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Exercise 4. Record the following verbs in groups in accordance with their aspective character: terminative verbs, non-terminative verbs and verbs of double aspective character

to enjoy to jump to mean to pass

to finish to jump up to read to sit down

to enter to laugh to show to set

to go to look to exist to lie

to carry to look for to sleep to lay

to bring to find to work to have dinner

to throw to fall to work out to give a push

Exercise 5. Give all possible interpretations of the voice phenomena illustrated in following sentences:

1. The poor fellow gets punished almost every day. 2. She raised herself suddenly in the tall chair. 3. Arnie opened the rumble seat and helped Savina to get in. The door opened and a man and a woman entered. 4. Erik and Savina walked in silence for a while. He walked Andrew eight miles that first day. 5. The apparatus ran itself and observed itself. 6. "Doеs anyone know we are here?" Davy was asking him when he was getting himself into the water again. 7. It is so dynamically produced and acted that I found myself enjoying it. 8. Labour MPs got disturbed at the arrogant attitude of Downing Street. 9. One feels half disembodied sitting like a shadow at the door. 10. The knitting becomes frenzied at times. 11. Let us drink champagne when we meet again. 12. I must end the letter. 13. The day ended, tranquil and bluish.

Exercise 6. Analyse the following sentences for different kind of modality expressed in each case (indicative modality, oblique modality, certainty, uncertainty, supposition, unreal condition, unreal consequence, etc). Comment whether the verbs "would" or "should" are used as modal verbs (in their original meaning) or as pure auxiliaries:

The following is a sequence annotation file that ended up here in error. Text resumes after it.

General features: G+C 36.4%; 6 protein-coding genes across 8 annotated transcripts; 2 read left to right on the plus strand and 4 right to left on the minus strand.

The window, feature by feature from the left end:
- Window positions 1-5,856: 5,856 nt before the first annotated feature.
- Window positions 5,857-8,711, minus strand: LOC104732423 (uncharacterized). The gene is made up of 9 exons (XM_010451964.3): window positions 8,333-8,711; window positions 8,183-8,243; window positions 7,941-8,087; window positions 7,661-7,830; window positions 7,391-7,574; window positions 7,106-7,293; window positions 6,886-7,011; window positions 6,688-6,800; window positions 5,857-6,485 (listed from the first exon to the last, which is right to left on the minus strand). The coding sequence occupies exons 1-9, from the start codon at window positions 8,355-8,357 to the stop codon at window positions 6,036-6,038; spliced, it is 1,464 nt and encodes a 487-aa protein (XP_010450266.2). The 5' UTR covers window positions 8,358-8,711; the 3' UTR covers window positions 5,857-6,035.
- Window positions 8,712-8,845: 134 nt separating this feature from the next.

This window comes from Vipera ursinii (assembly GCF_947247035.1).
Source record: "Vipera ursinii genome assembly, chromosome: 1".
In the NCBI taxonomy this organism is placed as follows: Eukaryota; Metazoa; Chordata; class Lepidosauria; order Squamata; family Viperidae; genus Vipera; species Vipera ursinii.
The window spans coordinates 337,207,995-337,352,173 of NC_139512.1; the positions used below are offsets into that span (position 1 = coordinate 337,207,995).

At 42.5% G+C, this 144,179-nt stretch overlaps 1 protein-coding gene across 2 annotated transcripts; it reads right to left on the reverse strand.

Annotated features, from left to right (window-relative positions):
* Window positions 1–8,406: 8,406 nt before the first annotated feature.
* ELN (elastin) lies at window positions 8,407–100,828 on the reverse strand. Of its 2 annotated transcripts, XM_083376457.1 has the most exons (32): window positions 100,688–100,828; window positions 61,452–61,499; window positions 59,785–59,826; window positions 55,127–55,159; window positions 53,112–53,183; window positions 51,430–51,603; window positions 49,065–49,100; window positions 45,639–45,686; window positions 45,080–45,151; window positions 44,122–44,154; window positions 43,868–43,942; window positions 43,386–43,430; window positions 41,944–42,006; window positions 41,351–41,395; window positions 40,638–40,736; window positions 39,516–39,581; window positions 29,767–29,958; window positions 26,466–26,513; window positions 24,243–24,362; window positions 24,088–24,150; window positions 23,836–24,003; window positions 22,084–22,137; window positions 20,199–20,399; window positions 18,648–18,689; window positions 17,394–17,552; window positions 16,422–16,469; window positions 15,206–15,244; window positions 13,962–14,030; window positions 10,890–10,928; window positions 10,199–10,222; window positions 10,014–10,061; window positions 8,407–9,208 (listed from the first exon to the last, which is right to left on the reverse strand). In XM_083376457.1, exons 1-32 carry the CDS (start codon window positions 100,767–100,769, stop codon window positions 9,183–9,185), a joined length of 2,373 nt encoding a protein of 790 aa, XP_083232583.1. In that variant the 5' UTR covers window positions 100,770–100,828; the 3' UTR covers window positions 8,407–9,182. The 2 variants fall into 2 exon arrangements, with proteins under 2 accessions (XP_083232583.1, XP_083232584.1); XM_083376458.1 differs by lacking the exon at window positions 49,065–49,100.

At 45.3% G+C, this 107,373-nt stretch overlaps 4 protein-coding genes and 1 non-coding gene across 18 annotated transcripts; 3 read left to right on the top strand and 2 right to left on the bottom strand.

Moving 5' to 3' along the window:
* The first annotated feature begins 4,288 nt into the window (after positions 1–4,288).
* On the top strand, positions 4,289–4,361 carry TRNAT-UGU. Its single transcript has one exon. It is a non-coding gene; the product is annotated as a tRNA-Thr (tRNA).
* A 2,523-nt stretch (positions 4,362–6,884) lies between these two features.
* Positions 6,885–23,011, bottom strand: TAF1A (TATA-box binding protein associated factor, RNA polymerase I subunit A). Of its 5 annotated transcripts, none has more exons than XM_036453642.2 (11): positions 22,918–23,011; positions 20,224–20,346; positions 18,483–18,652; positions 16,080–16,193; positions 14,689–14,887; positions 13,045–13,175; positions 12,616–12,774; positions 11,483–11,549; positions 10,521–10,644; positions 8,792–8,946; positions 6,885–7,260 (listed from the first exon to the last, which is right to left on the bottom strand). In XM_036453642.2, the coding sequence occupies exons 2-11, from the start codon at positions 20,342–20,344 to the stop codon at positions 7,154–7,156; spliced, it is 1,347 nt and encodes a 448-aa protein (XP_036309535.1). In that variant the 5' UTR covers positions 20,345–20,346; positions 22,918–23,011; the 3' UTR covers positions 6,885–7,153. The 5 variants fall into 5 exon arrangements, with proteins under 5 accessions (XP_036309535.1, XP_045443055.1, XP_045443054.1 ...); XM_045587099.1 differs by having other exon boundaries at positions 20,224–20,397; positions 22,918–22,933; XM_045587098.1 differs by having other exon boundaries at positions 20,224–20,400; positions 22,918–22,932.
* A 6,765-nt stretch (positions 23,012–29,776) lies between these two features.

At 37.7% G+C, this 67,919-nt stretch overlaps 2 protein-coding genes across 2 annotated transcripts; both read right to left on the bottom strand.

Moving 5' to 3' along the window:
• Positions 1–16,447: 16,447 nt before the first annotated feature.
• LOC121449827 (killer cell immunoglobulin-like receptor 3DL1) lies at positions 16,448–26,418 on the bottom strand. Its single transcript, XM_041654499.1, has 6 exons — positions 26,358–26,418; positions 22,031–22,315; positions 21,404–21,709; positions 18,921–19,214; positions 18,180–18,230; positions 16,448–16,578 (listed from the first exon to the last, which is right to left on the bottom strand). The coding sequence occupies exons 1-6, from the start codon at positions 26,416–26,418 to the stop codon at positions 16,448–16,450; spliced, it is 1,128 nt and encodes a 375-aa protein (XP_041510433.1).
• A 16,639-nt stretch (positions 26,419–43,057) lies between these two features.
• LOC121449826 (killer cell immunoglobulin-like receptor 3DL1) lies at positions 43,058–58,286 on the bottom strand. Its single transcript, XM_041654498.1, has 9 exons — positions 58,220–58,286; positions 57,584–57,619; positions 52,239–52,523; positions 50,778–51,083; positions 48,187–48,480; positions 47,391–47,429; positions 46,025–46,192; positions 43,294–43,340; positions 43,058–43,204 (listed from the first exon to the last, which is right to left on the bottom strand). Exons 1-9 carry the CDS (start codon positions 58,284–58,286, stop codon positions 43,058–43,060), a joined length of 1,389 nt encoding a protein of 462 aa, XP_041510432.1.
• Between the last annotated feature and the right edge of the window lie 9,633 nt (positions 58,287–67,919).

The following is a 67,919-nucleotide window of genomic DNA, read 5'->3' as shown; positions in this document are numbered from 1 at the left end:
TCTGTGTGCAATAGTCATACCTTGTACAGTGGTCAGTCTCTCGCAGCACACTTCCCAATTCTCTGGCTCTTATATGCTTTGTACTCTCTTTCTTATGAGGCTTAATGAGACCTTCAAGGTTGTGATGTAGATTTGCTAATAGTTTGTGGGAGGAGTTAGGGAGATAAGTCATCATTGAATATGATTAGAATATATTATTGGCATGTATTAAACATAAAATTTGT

1. There was dust everywhere, the room could not have been cleaned for weeks. (J. Galsworthy) 2. His father might be dead. He looked and saw the quick breaths that came not very often. (J. Aldridge) 3. DearBlanche! Ithought I should never have said it I believe I should have stood shuttering here all day if you hadn't helped me cut with it. (B. Shaw) 4. "It's not like Jolyon to be late!" he said to Irene, with uncontrollable vexation. "I suppose it will be June keeping him". (J. Galsworthy) 5. He examined her meticulously... His examination was an illumination to Andrew, quiet, silent, absolutely precise. When it was over, he said nothing to Mary but took Andrew beyond the door. "Pneumothorax," he said, "There's no question. That lung should have been collapsed weeks ago.". (Cronin) 6. "She shall go off tomorrow, the little artful creature", said Mrs. Sadly, with great energy. (W. Thackery) 7. She was resentful of her father's attitude. He might have seen what the point was. (Dreiser) 8. It must be she who silenced his protest. "It could not be otherwise". (J. London) 9. His manner might have been called severe, though really it was more cultivated than austere. (Dreiser) 10. To think that Cowper wood should have taken her to such a place. (Dreiser) 11. If he should have a numerous family, for instance, it would be a very convenient addition. "To be sure it would". (J. Austen) 12. "It was my father's last request to me,' replied her husband, "that I should assist his widow and daughters". (J. Austen) 13. It was in his power to make her happy. Denied of happiness himself, why should he deny happiness to her. He could marry her and take her down with him to dwell in the grass-walled castle in the Marquises. (J. London) 14. Would you kindly pass me the salt cellar? 15. If it be possible for a heavy and healthy man to look haggard, he looked haggard. (Chesterton).